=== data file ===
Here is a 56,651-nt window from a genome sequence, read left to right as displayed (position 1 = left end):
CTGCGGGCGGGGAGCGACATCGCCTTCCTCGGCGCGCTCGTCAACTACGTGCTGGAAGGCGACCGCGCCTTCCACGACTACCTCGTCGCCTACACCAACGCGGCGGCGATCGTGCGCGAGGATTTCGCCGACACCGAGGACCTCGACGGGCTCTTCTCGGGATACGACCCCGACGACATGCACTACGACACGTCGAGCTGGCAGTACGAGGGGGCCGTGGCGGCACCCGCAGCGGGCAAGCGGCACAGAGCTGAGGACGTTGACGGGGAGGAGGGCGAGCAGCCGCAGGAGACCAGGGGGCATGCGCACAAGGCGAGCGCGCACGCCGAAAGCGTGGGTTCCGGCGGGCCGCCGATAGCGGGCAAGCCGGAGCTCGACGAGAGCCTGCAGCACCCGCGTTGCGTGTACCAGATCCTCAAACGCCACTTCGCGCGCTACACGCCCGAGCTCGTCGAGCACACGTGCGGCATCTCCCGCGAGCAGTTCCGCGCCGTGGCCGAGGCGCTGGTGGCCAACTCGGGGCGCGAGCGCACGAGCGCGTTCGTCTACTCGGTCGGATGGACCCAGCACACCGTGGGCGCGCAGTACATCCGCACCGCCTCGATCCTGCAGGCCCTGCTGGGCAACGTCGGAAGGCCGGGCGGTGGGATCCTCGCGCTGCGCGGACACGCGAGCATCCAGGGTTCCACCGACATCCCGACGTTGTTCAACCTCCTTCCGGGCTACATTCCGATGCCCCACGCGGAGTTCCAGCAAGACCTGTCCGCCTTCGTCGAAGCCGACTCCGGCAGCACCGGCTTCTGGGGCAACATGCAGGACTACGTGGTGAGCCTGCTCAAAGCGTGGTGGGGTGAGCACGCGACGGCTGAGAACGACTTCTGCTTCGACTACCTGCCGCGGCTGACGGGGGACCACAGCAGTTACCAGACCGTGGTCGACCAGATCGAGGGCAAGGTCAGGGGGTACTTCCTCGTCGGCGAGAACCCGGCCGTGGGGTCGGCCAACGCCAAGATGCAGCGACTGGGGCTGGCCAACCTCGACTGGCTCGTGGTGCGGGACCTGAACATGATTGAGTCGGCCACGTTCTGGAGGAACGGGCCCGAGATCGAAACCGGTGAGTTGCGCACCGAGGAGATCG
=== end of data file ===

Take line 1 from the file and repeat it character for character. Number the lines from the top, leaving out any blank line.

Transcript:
Here is a 56,651-nt window from a genome sequence, read left to right as displayed (position 1 = left end):